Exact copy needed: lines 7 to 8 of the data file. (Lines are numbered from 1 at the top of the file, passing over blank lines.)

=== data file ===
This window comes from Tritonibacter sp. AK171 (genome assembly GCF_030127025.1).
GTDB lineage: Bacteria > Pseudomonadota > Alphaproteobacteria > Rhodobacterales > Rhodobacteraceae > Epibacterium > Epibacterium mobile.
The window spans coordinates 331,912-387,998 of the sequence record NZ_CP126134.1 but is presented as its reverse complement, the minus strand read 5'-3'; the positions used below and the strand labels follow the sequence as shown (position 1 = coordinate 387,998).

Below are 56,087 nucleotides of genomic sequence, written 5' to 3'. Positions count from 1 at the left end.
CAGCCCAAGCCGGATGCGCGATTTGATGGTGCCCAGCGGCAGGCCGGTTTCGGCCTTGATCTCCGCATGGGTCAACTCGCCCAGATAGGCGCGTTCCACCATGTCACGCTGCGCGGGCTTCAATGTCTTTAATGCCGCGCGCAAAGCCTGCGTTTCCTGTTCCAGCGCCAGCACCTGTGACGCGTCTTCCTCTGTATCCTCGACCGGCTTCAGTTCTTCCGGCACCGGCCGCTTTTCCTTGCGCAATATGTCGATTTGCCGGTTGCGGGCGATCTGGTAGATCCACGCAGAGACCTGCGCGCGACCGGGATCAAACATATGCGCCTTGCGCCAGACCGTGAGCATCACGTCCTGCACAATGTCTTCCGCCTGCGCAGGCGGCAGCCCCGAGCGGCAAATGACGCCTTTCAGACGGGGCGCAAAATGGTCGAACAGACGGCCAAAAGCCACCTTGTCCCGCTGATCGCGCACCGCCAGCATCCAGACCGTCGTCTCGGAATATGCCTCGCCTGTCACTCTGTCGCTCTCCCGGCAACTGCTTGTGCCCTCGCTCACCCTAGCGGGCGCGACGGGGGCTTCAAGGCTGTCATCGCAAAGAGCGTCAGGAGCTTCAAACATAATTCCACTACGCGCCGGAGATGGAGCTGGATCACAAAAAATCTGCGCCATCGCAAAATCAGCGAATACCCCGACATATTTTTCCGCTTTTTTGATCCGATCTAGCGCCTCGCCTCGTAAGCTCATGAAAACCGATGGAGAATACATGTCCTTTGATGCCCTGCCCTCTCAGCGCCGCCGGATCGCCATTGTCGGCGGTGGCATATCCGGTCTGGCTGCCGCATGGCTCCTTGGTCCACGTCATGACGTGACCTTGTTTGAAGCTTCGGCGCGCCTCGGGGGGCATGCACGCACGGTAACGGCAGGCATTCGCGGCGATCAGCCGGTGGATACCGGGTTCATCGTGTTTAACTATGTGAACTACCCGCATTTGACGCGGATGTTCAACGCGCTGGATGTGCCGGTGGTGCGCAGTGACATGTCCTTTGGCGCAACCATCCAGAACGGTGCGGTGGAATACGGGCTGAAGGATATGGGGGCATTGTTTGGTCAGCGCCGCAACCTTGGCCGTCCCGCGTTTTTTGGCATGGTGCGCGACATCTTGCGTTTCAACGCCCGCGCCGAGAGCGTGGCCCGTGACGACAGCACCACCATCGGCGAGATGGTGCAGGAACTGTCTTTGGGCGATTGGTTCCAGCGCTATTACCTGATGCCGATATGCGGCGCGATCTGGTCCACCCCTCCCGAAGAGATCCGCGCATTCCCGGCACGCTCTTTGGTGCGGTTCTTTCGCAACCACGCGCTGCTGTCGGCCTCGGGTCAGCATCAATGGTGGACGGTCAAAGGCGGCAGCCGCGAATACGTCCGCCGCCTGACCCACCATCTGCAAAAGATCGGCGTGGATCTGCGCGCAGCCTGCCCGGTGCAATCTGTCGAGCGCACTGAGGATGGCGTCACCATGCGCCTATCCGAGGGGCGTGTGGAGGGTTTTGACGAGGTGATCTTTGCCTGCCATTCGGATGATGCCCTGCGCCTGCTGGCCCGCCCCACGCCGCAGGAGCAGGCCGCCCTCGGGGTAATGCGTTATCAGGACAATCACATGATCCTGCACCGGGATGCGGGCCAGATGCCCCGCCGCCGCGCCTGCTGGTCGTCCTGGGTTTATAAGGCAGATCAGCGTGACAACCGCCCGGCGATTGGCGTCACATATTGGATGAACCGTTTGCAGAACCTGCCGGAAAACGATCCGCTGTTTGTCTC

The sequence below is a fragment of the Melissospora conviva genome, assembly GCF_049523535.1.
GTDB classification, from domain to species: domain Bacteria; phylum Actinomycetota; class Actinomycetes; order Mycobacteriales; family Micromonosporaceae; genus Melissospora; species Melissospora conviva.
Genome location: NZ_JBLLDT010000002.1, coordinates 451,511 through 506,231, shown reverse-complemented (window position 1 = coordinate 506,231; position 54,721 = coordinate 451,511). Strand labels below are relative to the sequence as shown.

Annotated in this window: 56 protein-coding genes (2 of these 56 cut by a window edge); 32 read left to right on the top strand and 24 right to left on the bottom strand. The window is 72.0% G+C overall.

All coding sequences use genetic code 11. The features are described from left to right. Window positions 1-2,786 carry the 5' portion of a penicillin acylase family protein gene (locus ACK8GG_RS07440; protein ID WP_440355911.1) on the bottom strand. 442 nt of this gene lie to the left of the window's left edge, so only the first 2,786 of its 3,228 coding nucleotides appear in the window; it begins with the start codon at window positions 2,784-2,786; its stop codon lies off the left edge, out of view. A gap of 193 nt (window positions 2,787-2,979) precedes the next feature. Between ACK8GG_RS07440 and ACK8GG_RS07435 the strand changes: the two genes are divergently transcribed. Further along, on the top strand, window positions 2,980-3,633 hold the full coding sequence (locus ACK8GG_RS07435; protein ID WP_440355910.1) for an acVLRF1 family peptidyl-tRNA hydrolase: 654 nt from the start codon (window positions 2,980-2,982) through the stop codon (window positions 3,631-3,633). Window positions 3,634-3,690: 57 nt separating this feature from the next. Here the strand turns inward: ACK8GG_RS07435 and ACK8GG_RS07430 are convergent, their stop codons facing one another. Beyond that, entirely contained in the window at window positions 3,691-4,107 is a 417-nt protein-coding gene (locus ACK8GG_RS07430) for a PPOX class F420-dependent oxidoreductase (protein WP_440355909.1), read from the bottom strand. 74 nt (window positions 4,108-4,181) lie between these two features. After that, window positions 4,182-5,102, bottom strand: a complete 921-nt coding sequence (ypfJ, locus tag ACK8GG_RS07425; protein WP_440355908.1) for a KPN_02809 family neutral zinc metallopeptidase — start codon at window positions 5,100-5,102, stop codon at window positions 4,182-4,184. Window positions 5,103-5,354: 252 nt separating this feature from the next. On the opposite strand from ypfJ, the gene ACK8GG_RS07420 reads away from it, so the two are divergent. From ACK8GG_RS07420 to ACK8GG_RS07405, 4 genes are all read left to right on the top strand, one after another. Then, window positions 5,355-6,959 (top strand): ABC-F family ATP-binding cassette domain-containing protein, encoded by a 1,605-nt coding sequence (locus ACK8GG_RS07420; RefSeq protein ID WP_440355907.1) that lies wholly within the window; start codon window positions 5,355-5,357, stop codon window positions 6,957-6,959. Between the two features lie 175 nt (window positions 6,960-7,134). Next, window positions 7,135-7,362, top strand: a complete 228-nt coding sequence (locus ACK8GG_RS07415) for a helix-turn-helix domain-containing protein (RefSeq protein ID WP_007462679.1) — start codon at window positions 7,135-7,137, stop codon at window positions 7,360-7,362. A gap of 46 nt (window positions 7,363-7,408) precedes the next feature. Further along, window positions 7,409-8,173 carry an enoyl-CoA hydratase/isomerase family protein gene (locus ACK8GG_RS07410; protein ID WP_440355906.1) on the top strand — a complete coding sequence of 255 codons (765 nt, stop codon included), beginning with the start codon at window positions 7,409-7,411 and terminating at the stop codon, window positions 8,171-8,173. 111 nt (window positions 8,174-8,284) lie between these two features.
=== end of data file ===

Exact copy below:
GTDB classification, from domain to species: domain Bacteria; phylum Actinomycetota; class Actinomycetes; order Mycobacteriales; family Micromonosporaceae; genus Melissospora; species Melissospora conviva.
Genome location: NZ_JBLLDT010000002.1, coordinates 451,511 through 506,231, shown reverse-complemented (window position 1 = coordinate 506,231; position 54,721 = coordinate 451,511). Strand labels below are relative to the sequence as shown.